N.Y. Laborers Local Takes a Stand at Liberty Plaza
Mike Hellstrom, a construction and private sanitation worker for more than two decades, has been involved in union work for 27 years, and he’s tired of watching his friends and colleagues lose their benefits and earnings after laboring for their entire lives.
Hellstrom and four of his colleagues braved blustering winds to stand with Wall Street protesters Wednesday against the loss of workers’ compensation. His union, Laborers Local 108, is a progressive labor organization in the Greater New York area that represents “average blue collar, working class people that go to work every single day and try to earn a living and feed their families and be part of the so-called middle class, which is evaporating before our eyes,” as he put it.
“We’re fighting corporate greed at the bargaining table. Not just for the last three years but for the last 100 years,” he said.
When asked about the cuts that sanitation workers are suffering, he began by acknowledging the need for all members of a company to share the burden of sacrifice during a genuine financial crisis. But workers are giving up much more than executives, he said.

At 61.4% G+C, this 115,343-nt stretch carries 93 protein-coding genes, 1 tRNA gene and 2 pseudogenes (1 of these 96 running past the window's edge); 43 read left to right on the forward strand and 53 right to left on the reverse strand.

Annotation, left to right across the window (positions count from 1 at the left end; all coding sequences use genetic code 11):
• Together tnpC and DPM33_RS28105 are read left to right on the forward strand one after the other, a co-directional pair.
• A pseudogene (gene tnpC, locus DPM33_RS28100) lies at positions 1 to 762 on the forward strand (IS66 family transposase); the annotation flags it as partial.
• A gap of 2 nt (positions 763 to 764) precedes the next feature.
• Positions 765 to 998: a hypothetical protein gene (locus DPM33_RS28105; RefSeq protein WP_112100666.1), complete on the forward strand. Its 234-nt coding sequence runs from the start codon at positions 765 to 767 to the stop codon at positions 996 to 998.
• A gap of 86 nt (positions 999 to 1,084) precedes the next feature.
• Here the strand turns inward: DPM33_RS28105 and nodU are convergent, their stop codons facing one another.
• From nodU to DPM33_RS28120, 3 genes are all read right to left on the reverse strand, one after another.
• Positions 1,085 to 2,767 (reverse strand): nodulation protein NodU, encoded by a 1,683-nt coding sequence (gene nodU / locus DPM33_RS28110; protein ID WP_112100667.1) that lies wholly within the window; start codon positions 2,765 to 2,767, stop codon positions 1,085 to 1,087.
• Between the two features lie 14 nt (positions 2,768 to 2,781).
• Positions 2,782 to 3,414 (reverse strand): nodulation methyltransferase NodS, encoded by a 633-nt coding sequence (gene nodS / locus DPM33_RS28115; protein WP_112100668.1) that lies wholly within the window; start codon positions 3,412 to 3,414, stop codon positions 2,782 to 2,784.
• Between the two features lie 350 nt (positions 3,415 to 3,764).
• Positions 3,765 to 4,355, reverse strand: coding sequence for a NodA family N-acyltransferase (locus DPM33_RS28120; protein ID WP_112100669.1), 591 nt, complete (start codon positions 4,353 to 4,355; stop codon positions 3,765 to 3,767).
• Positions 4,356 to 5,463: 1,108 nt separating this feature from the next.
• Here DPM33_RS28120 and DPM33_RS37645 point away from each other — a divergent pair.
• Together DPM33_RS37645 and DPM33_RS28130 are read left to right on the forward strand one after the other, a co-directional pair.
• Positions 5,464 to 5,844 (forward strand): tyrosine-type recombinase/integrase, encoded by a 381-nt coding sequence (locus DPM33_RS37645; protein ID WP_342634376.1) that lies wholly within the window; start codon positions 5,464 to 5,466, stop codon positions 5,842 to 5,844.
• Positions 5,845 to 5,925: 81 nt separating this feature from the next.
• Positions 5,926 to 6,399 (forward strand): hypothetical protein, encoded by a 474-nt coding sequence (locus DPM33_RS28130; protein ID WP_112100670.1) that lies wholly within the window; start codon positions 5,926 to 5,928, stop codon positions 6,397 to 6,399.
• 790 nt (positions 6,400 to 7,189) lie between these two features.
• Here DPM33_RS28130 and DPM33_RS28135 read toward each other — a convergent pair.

You know, you got companies that want give-back after give-back after give-back. I can understand—if the company is doing bad and the members have to make a sacrifice to save the company—hey, we’re all in that together. But when their profits are still moving forward and they’re taking advantage of a situation and saying to us they expect us to take a greater portion for medical care or give back sick days and holidays or walk back from secured retirement plans that we have right now because they deem them to be toxic investments, that really starts to irk me to the core, especially retirement. If I can invest 40 years of my life into an occupation, I believe 100 percent that that employer has an obligation back to that employee to provide them with a sound secure retirement system, and employers today are just walking away from those obligations in droves.
And what percentage of the men and women working in his field are facing these hardships? “Every single one,” he said. “100 percent.” –ARK